-A Narthex guide is one who not only has the appropriate historical-artistic knowledge of the place or the work he is explaining, but who has been able to transcend its meaning, to deepen and make it his own to the point of living his faith in it, through it, and thus illuminates his discourse. I am sure that many tour guides with faith also do this.

From Nártex we study and provide the appropriate tools to reach this deep understanding: the symbolic meaning of the temple, the liturgy as an organizing element, prayer through art... These are some of the topics in which we train our guides and volunteers so that, in front of any space or work, regardless of its style or time, they are able to reach that deep meaning, that experience of which we speak, and transmit it. It is not a matter of catechizing, it is simply a matter of enlightening, the rest is in His hands.

What are the keys to your way of bringing art closer to people?

-I would say that welcome, knowledge and a deep personal and testimonial component is the most characteristic of our guides and volunteers. We usually work on itineraries and discourses that try to approach the work as simply as they are true, and help the visitor to make a personal journey through the monument. We want it to be more than just a bunch of information that is given to them and that they receive passively, we want it to be something that they can take with them into their own lives.

During the year, you do a lot of activities, how are they developed and how are they financed?

In Nártex throughout the year you can participate in conferences, guided tours, excursions, hours of art and prayer, almost free of charge. We are financed by donations and membership fees. We also receive occasional requests to attend groups and to organize specific visits, which leave us a small profit. Nártex is a non-profit civil cultural association that does not depend on any specific reality or movement. Our funding is scarce, but that has never been an obstacle to continue our work.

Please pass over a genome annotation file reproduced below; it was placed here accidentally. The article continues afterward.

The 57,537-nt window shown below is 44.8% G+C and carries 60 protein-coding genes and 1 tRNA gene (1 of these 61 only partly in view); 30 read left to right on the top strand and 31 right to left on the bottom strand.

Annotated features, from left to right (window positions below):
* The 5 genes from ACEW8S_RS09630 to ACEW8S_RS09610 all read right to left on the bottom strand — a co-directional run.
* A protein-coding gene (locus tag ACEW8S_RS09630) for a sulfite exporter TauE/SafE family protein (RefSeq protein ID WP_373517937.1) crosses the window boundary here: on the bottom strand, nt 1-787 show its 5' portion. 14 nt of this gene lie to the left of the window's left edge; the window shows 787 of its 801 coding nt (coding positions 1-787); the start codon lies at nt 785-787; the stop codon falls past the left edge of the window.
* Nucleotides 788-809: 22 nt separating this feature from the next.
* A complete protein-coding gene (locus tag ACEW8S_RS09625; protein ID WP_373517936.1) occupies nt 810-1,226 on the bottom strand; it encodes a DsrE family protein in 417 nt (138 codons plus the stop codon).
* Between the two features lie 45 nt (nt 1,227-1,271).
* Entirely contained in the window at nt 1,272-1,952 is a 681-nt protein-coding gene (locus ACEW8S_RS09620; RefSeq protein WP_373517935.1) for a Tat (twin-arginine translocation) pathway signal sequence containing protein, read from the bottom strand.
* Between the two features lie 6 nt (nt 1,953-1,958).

In summer, it is not uncommon to find Narthex volunteers in the main European cathedrals and temples. What is the feedback of these activities? 

-As we said at the beginning, this is one of the most attractive projects of the association, every year we send volunteers to more than 30 European churches and cathedrals, among which we can find St. Mark's in Venice, Notre Dame de Paris, Bourges Cathedral, Bourdeaux... and so many others. The experiences are often unforgettable for them: friendship, faith, culture, personal and professional experience for some... We love to hear them talk about their destinations when they return and all the anecdotes they tell about how the tourists receive the service or how their life in community has been during those days.

It is true that the personal component and the speech is essential, but the mere fact of being on a trip to Münster, Germany, for example, and finding a Spaniard at the door of the cathedral who welcomes you like at home is simply wonderful and very well received by the visitors, who leave precious observations and testimonials in our visit notebooks. Even when there have been difficulties in the projects or things have not gone as well as expected, the volunteers bring back a positive balance of the experience.